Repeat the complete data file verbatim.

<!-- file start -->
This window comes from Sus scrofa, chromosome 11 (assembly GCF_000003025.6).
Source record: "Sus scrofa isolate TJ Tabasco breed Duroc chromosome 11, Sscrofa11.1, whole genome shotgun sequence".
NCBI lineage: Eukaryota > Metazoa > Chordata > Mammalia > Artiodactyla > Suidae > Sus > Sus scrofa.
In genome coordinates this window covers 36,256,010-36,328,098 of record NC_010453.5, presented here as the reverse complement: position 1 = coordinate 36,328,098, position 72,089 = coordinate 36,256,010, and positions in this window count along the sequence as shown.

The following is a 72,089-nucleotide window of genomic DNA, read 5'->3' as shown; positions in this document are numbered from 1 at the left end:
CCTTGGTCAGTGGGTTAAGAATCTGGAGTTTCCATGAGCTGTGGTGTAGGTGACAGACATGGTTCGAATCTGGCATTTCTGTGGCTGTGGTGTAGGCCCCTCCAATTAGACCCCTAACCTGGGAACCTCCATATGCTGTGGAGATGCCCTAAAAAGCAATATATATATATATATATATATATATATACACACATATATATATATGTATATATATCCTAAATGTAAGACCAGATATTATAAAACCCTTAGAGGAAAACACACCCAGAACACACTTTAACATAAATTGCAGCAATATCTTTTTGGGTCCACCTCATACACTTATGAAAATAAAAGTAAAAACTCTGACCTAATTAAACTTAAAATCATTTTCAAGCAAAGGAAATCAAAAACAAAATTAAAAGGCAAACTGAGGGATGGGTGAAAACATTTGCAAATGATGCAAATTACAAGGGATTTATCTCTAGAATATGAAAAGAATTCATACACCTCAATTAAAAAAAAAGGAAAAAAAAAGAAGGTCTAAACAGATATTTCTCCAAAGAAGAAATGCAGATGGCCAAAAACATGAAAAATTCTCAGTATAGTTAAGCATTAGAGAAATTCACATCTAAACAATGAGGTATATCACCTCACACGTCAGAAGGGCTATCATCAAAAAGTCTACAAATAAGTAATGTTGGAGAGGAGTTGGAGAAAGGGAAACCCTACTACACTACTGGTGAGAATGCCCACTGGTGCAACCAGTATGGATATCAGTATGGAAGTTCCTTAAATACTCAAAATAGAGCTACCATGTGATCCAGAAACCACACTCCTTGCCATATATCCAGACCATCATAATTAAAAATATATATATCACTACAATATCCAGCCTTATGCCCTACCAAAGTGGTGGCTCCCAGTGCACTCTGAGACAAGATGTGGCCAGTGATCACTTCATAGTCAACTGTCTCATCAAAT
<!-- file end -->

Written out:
This window comes from Sus scrofa, chromosome 11 (assembly GCF_000003025.6).
Source record: "Sus scrofa isolate TJ Tabasco breed Duroc chromosome 11, Sscrofa11.1, whole genome shotgun sequence".
NCBI lineage: Eukaryota > Metazoa > Chordata > Mammalia > Artiodactyla > Suidae > Sus > Sus scrofa.
In genome coordinates this window covers 36,256,010-36,328,098 of record NC_010453.5, presented here as the reverse complement: position 1 = coordinate 36,328,098, position 72,089 = coordinate 36,256,010, and positions in this window count along the sequence as shown.

The following is a 72,089-nucleotide window of genomic DNA, read 5'->3' as shown; positions in this document are numbered from 1 at the left end:
CCTTGGTCAGTGGGTTAAGAATCTGGAGTTTCCATGAGCTGTGGTGTAGGTGACAGACATGGTTCGAATCTGGCATTTCTGTGGCTGTGGTGTAGGCCCCTCCAATTAGACCCCTAACCTGGGAACCTCCATATGCTGTGGAGATGCCCTAAAAAGCAATATATATATATATATATATATATATATACACACATATATATATATGTATATATATCCTAAATGTAAGACCAGATATTATAAAACCCTTAGAGGAAAACACACCCAGAACACACTTTAACATAAATTGCAGCAATATCTTTTTGGGTCCACCTCATACACTTATGAAAATAAAAGTAAAAACTCTGACCTAATTAAACTTAAAATCATTTTCAAGCAAAGGAAATCAAAAACAAAATTAAAAGGCAAACTGAGGGATGGGTGAAAACATTTGCAAATGATGCAAATTACAAGGGATTTATCTCTAGAATATGAAAAGAATTCATACACCTCAATTAAAAAAAAAGGAAAAAAAAAGAAGGTCTAAACAGATATTTCTCCAAAGAAGAAATGCAGATGGCCAAAAACATGAAAAATTCTCAGTATAGTTAAGCATTAGAGAAATTCACATCTAAACAATGAGGTATATCACCTCACACGTCAGAAGGGCTATCATCAAAAAGTCTACAAATAAGTAATGTTGGAGAGGAGTTGGAGAAAGGGAAACCCTACTACACTACTGGTGAGAATGCCCACTGGTGCAACCAGTATGGATATCAGTATGGAAGTTCCTTAAATACTCAAAATAGAGCTACCATGTGATCCAGAAACCACACTCCTTGCCATATATCCAGACCATCATAATTAAAAATATATATATCACTACAATATCCAGCCTTATGCCCTACCAAAGTGGTGGCTCCCAGTGCACTCTGAGACAAGATGTGGCCAGTGATCACTTCATAGTCAACTGTCTCATCAAAT